“All things in heaven and earth are wonderful! But the greatest wonder is man’s freedom to choose between good and evil.”
In medieval Germany, the demon Mephistopheles (Emil Jannings) bets an archangel (Weiner Fuetterer) that he can corrupt the soul of a well-meaning alchemist (Goesta Ekmann). After experiencing a trial day of omnipotence and youth, Faust (Ekmann) accepts Jannings’ pact in order to romance the “most beautiful woman in the world” (Hanna Ralph); when he eventually falls in love with a chaste young maiden (Camilla Horn), however, Mephistopheles plots their downfall.
Genres, Themes, Actors, and Directors:
- F.W. Murnau Films
- Pact with the Devil
- Silent Film
Loosely based upon the first part of Goethe’s play of the same name, F.W. Murnau’s Faust remains one of his most visually evocative films, with consistently atmospheric cinematography by DP Carl Hoffman, effectively stylized sets, and fine special effects. From its stunning opening sequences — wherein an archangel and Mephistopheles use Faust as a pawn in a wager against one another, and Mephistopheles unleashes a plague upon Faust’s village — we are immediately invested in Faust’s sticky existential dilemma. Dr. Faust (nicely played in both old age and youth by Goesta Ekmann) initially accepts Mephistopheles’ proposal in desperate hopes of finding a way to heal his plague-ridden neighbors — but the fearful townsfolk immediately discern that Faust is in league with the devil, and want nothing to do with his ill-gotten cures. From thence, Faust’s foolhardy decision to accept Mephistopheles’ offer of further omnipotence and youth is much less easy to swallow; at this point, we understand that, despite his originally noble intentions, Faust has squarely dug his own grave.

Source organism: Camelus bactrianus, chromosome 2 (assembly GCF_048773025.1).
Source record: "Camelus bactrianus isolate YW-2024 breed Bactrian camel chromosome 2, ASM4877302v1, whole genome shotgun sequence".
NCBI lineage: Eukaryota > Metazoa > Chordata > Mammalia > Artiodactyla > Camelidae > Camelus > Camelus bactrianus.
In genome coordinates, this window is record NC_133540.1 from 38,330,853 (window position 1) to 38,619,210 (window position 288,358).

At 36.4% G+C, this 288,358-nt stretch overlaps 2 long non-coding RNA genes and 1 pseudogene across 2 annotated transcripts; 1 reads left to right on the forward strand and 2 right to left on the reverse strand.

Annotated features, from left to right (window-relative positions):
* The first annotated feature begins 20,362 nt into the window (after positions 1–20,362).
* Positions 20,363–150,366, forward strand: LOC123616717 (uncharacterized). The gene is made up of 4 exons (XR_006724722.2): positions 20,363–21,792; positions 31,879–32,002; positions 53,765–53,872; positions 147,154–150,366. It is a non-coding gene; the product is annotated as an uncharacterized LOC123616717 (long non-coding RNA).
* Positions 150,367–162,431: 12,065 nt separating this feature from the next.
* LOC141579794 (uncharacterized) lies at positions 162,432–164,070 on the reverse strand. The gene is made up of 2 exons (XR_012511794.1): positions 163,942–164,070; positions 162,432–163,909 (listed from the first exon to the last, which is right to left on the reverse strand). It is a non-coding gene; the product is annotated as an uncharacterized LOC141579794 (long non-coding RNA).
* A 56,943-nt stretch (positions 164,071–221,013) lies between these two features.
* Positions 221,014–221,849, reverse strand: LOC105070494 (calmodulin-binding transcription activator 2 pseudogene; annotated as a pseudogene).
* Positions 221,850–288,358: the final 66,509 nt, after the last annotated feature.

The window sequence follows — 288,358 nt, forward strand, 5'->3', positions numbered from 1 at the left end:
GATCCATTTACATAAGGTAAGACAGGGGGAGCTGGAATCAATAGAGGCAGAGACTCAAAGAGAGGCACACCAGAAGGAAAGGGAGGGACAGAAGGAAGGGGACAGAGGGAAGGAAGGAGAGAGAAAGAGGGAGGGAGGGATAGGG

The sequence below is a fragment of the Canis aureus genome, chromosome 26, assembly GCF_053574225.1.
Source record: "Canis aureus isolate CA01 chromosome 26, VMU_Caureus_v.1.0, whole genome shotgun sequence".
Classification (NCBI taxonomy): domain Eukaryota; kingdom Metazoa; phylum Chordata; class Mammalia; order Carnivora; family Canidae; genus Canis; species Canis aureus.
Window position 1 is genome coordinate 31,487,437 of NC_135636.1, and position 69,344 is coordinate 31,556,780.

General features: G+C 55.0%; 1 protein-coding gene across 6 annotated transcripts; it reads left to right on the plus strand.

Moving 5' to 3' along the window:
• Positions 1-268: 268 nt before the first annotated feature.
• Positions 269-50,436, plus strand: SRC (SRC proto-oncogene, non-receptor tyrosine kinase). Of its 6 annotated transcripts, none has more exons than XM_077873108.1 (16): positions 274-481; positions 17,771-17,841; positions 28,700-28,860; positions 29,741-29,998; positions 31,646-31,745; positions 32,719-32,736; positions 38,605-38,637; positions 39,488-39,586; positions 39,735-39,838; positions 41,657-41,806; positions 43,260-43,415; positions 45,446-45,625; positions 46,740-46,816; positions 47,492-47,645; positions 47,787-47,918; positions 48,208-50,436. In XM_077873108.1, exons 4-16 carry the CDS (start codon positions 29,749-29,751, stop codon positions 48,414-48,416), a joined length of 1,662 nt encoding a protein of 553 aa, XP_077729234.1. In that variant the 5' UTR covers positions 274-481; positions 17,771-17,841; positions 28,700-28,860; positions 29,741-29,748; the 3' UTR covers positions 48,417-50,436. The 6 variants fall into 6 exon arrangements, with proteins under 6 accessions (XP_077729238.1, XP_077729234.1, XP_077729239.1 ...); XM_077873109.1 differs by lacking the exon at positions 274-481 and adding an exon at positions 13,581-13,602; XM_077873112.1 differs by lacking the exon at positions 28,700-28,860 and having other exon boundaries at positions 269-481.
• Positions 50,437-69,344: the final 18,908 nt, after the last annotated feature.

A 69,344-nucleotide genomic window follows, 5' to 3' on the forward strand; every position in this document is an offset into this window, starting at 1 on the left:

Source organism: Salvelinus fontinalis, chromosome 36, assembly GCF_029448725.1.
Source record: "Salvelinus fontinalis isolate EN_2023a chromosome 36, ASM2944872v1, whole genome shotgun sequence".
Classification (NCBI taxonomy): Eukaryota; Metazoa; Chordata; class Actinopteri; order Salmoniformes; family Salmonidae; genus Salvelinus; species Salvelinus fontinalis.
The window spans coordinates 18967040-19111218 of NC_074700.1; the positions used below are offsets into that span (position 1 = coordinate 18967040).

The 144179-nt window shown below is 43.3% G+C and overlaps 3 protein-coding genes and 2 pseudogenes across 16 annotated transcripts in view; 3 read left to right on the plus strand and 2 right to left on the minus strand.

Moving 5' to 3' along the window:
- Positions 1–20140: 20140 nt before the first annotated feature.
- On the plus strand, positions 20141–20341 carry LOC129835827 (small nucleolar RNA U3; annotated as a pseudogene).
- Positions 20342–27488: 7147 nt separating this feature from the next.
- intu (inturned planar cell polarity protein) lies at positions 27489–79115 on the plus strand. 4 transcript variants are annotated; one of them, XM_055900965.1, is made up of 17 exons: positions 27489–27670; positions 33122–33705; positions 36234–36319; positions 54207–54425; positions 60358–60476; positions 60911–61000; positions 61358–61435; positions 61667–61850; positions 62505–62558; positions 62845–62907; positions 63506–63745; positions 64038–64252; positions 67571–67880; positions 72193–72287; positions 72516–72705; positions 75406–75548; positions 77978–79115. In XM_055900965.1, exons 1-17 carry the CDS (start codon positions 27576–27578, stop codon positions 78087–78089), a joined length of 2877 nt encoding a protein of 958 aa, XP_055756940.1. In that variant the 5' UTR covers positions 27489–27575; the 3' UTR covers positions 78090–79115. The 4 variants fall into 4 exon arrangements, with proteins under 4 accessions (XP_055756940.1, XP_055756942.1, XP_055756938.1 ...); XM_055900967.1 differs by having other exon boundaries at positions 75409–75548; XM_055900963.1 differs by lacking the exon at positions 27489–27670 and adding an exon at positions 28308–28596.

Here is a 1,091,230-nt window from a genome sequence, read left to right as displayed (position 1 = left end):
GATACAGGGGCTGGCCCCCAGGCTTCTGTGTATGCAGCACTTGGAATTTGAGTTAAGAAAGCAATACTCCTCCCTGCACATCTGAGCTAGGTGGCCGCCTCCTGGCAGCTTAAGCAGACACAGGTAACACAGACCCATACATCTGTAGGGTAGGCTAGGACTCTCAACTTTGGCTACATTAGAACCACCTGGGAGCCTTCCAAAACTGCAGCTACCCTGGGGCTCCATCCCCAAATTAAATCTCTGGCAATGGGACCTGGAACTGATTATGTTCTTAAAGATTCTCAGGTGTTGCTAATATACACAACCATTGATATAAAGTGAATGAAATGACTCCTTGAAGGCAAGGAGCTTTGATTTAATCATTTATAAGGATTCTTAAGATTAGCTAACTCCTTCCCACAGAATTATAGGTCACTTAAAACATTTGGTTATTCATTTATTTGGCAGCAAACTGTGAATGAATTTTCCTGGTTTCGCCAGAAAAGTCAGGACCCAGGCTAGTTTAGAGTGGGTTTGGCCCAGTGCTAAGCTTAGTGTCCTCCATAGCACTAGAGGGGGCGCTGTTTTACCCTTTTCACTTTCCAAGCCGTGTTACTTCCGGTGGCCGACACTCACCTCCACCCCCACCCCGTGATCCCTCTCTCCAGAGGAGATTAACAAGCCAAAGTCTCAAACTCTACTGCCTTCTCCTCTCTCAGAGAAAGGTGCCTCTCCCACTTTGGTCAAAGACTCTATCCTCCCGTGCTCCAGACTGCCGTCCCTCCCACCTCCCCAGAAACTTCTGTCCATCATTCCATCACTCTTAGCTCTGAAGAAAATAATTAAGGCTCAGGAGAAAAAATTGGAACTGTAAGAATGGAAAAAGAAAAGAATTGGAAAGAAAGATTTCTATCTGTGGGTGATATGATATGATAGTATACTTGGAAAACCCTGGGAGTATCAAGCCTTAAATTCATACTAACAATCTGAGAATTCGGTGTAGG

The film’s middle scenes — as Faust explores a life of hedonism, then becomes smitten by a fair maiden, while Mephistopheles himself flirts with the maiden’s mother (Frida Richard) — are often noted as its least compelling, perhaps in part because the imagery is no longer quite so consistently stunning; by the film’s final tragic act, however, the momentum and visual interest have picked up once again. Interestingly, it’s Mephistopheles himself (played with impish glee by Jannings) who emerges as the film’s most memorable character. We’re reminded time and again that Faust’s entire journey is predicated upon Mephistopheles’ whims: once Mephistopheles decides that Faust has made a mistake in falling for Gretchen (Horn), he quickly sets the wheels in motion to “help” Faust see the error of his ways. By the end of Faust’s bitterly tragic saga, we come to believe that any type of consort with the devil is truly a compromised bargain: there is no room for goodness or humility once one has crossed over to the Other Side.
Note: Interestingly, in his “Greatest Films” review, Roger Ebert points out that Faust is ranked by IMDb users as one of the top horror films of all time (even placing it above Murnau’s more widely recognized, Dracula-themed Nosferatu); however, I’m not quite sure I would label it within that genre myself, as it’s less a horror film than a morality/folk tale.
Redeeming Qualities and Moments:
- Carl Hoffman’s stunning cinematography
- Excellent early special effects
- Countless memorable images
- Fine expressionistic sets
Yes, as an acknowledged silent classic by a master filmmaker. Listed as a film with Historical Importance in the back of Peary’s book.